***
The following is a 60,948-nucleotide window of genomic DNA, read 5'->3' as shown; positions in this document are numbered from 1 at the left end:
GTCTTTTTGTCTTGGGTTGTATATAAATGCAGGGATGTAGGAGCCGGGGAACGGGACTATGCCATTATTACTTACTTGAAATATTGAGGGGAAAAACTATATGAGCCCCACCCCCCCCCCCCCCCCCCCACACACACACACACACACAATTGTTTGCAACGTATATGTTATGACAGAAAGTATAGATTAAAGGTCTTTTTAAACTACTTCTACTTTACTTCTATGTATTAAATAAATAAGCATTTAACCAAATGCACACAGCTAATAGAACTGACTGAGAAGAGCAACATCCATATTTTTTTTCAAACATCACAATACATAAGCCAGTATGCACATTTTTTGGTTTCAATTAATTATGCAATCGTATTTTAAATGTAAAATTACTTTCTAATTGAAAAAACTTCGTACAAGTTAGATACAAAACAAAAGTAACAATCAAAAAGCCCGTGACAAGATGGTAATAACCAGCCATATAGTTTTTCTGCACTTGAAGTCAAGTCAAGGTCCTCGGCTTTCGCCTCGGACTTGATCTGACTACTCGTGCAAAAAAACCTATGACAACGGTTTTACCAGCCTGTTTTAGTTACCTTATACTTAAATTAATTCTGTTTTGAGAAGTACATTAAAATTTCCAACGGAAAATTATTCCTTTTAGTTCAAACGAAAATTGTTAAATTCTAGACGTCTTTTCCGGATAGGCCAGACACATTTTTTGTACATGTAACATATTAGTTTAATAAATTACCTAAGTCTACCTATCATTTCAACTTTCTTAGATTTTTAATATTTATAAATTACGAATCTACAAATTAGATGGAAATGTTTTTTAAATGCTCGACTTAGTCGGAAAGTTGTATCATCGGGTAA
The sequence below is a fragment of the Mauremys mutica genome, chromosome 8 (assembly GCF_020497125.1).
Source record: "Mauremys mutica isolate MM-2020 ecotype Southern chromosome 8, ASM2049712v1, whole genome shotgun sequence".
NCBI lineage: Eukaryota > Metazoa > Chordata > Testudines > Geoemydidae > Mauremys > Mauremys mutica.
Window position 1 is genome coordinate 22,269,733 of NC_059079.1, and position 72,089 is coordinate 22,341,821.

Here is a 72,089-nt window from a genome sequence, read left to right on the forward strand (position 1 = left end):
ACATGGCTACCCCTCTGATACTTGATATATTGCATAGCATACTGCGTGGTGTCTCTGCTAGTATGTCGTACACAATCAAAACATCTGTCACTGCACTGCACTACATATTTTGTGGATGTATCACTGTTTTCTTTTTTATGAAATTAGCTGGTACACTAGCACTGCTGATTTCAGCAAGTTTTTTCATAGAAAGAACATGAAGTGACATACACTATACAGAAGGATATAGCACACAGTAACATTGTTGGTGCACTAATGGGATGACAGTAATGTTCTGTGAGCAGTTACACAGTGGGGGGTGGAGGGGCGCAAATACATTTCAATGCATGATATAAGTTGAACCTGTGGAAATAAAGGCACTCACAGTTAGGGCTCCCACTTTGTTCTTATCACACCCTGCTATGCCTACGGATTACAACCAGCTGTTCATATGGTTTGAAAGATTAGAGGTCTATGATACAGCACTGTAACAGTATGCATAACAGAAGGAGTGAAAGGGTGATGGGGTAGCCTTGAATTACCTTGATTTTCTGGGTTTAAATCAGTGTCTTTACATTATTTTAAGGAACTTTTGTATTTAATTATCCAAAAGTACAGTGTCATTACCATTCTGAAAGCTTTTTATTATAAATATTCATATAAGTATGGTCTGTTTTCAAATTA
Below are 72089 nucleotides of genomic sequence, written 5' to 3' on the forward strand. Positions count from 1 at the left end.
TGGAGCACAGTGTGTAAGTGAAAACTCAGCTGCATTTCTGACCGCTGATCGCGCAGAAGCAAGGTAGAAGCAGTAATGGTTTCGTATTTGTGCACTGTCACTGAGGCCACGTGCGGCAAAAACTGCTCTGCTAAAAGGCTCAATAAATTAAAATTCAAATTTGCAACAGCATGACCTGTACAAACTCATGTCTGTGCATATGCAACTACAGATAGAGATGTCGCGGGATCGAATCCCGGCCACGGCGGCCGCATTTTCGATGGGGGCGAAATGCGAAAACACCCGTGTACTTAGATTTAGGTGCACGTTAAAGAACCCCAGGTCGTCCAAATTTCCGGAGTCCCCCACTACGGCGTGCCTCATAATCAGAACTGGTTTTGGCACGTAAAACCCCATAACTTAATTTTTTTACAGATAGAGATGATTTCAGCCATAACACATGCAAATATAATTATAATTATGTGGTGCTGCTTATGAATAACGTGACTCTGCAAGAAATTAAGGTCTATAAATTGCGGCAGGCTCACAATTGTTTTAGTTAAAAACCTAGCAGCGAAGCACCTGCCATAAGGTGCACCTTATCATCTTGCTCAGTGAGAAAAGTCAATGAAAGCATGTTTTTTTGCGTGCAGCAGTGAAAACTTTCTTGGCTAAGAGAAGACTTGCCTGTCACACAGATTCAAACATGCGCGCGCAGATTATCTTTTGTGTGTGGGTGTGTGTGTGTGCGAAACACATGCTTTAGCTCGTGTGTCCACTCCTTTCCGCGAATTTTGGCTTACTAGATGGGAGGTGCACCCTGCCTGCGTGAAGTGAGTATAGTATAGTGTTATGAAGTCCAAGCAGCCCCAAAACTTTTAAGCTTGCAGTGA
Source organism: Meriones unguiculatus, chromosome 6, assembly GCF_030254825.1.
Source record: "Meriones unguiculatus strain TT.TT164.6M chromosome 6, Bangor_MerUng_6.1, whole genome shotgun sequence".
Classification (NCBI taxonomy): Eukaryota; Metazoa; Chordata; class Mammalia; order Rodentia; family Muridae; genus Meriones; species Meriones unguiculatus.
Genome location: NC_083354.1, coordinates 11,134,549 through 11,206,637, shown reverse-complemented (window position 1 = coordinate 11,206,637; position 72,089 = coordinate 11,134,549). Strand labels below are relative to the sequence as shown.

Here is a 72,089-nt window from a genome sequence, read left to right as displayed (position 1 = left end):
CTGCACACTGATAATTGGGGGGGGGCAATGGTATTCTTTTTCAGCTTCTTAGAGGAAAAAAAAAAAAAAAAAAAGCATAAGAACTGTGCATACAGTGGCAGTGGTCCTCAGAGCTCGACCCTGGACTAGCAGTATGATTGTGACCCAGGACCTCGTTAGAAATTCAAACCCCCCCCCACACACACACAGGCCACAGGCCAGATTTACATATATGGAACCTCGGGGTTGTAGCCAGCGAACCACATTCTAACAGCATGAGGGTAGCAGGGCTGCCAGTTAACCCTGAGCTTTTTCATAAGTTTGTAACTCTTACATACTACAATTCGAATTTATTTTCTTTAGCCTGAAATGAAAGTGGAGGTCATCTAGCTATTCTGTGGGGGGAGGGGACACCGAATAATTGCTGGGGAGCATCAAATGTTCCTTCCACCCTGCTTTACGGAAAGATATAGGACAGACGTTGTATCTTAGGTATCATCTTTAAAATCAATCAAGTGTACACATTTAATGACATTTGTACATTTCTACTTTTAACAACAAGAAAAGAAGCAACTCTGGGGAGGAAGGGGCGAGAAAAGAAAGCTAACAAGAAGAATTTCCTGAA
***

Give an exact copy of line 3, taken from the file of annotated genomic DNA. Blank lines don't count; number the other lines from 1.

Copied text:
The sequence below is a fragment of the Mauremys mutica genome, chromosome 8 (assembly GCF_020497125.1).